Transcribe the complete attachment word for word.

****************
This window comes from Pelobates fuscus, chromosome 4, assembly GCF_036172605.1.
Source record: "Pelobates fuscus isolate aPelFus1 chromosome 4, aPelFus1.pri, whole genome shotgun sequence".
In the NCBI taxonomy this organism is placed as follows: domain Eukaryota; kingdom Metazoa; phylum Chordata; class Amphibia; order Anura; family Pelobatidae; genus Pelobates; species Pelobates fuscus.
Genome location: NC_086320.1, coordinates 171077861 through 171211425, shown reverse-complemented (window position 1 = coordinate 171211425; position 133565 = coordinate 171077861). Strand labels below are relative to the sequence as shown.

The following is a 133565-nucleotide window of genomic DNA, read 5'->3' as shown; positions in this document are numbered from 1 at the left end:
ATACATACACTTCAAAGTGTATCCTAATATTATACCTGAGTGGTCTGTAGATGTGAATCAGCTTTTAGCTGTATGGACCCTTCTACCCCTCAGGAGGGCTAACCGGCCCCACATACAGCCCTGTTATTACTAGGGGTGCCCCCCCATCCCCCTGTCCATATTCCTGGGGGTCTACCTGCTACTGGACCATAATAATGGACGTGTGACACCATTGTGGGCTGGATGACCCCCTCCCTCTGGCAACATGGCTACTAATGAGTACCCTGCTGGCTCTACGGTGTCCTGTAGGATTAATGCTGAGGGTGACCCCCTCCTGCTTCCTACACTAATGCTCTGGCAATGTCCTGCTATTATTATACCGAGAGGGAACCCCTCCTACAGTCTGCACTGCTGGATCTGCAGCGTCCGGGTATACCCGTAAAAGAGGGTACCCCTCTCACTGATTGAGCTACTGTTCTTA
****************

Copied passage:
This window comes from Pelobates fuscus, chromosome 4, assembly GCF_036172605.1.
Source record: "Pelobates fuscus isolate aPelFus1 chromosome 4, aPelFus1.pri, whole genome shotgun sequence".
In the NCBI taxonomy this organism is placed as follows: domain Eukaryota; kingdom Metazoa; phylum Chordata; class Amphibia; order Anura; family Pelobatidae; genus Pelobates; species Pelobates fuscus.
Genome location: NC_086320.1, coordinates 171077861 through 171211425, shown reverse-complemented (window position 1 = coordinate 171211425; position 133565 = coordinate 171077861). Strand labels below are relative to the sequence as shown.

The following is a 133565-nucleotide window of genomic DNA, read 5'->3' as shown; positions in this document are numbered from 1 at the left end:
ATACATACACTTCAAAGTGTATCCTAATATTATACCTGAGTGGTCTGTAGATGTGAATCAGCTTTTAGCTGTATGGACCCTTCTACCCCTCAGGAGGGCTAACCGGCCCCACATACAGCCCTGTTATTACTAGGGGTGCCCCCCCATCCCCCTGTCCATATTCCTGGGGGTCTACCTGCTACTGGACCATAATAATGGACGTGTGACACCATTGTGGGCTGGATGACCCCCTCCCTCTGGCAACATGGCTACTAATGAGTACCCTGCTGGCTCTACGGTGTCCTGTAGGATTAATGCTGAGGGTGACCCCCTCCTGCTTCCTACACTAATGCTCTGGCAATGTCCTGCTATTATTATACCGAGAGGGAACCCCTCCTACAGTCTGCACTGCTGGATCTGCAGCGTCCGGGTATACCCGTAAAAGAGGGTACCCCTCTCACTGATTGAGCTACTGTTCTTA